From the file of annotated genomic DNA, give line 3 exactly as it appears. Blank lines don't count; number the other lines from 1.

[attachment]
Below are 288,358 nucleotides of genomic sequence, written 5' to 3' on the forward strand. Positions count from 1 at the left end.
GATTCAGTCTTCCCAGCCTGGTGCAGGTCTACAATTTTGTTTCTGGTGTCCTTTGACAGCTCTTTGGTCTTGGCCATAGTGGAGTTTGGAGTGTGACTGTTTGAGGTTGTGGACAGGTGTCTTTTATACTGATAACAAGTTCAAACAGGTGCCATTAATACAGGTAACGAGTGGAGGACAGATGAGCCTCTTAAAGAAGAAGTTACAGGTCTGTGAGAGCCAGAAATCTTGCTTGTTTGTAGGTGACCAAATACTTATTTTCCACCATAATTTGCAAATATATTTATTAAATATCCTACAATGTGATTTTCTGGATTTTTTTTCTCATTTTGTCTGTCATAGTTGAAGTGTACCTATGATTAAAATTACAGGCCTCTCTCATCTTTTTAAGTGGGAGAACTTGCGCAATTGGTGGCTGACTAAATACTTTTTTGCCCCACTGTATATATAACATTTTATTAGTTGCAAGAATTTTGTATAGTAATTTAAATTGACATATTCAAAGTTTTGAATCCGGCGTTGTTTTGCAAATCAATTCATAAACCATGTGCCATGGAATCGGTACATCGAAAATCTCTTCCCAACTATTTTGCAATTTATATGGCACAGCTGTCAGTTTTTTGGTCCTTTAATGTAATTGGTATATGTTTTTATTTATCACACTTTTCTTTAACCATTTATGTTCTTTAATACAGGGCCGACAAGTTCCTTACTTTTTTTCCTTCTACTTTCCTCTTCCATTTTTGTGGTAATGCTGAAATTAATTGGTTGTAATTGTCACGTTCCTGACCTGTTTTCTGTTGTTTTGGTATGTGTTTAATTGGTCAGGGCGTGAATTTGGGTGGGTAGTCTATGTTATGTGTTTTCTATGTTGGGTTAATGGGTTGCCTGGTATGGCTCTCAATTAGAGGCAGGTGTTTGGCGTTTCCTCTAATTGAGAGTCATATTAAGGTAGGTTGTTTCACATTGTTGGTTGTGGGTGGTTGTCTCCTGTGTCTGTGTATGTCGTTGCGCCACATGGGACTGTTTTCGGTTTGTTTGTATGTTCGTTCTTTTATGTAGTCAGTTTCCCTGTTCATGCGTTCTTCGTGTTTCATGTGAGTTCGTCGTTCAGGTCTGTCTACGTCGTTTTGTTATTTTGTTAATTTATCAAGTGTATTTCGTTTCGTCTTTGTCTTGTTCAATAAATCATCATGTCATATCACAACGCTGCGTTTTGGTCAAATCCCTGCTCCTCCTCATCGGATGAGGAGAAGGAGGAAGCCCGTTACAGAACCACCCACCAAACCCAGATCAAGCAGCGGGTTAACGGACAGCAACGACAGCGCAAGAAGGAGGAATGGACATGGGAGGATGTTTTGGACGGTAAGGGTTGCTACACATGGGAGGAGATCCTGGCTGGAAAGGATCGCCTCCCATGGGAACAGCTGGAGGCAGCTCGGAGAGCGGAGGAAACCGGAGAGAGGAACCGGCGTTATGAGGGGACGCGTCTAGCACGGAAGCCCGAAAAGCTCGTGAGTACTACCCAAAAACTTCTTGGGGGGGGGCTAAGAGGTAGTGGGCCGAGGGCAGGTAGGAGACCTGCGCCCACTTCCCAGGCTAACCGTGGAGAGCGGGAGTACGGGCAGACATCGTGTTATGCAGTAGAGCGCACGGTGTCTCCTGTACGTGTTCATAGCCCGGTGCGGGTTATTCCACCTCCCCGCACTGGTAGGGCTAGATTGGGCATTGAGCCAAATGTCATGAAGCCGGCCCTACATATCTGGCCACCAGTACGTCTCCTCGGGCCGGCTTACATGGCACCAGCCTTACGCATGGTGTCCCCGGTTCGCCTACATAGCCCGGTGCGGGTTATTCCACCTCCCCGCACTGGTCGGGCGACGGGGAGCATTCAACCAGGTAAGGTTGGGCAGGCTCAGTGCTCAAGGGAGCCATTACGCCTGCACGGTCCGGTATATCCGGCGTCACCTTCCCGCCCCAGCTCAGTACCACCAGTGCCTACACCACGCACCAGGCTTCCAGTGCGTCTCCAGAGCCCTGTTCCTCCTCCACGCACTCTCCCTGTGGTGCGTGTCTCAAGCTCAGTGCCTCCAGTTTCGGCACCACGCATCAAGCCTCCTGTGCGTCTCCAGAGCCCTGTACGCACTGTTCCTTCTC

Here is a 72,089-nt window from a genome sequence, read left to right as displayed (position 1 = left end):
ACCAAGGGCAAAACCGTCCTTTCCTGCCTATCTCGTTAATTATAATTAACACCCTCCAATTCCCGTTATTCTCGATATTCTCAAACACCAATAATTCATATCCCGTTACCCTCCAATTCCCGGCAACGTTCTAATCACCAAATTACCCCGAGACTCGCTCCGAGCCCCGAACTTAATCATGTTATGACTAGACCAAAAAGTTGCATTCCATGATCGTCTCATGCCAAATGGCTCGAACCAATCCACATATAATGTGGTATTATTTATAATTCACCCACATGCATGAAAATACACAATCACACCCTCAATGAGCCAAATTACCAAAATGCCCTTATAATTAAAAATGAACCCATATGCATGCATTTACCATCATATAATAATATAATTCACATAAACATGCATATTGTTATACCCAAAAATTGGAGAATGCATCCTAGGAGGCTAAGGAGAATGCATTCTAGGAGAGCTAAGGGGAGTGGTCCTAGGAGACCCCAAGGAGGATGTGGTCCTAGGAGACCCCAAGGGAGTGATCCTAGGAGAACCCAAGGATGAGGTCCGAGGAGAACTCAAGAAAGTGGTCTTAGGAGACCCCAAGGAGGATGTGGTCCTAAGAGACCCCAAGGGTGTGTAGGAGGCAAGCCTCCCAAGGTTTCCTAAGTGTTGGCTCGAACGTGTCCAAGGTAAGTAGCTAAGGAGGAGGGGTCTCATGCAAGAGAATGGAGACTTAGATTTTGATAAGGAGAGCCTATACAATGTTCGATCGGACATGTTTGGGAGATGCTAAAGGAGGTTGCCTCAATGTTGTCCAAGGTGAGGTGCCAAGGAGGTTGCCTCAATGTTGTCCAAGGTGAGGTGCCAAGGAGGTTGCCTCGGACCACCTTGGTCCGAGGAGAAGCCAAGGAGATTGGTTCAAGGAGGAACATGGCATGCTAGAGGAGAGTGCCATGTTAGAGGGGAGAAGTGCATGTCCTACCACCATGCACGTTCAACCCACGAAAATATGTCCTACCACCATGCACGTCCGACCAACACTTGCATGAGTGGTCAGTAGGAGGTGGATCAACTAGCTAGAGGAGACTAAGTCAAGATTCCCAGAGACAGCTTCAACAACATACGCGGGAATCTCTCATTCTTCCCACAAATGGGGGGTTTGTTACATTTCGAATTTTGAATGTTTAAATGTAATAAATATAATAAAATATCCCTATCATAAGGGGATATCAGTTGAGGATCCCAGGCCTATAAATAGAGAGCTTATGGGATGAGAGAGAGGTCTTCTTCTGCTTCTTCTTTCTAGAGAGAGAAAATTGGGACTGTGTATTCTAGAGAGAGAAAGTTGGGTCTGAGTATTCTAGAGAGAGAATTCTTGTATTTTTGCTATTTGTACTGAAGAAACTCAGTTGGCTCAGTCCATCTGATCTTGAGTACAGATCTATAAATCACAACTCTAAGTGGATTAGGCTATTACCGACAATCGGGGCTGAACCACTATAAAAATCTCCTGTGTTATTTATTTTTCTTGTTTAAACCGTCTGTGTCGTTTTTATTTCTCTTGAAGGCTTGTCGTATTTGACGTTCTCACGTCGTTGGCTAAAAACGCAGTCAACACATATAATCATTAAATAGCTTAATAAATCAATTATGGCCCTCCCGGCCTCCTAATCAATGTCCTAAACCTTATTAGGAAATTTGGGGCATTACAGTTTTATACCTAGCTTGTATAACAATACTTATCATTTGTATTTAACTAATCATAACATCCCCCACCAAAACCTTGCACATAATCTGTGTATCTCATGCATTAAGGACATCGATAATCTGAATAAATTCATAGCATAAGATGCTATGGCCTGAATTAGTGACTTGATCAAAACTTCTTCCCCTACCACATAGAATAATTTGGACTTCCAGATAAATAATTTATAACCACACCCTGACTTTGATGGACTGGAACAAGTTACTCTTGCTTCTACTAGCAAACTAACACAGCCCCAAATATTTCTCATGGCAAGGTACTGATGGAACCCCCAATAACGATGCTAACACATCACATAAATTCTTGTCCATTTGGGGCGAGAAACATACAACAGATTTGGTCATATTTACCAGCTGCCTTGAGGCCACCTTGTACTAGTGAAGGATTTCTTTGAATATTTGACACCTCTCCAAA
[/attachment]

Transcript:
Here is a 72,089-nt window from a genome sequence, read left to right as displayed (position 1 = left end):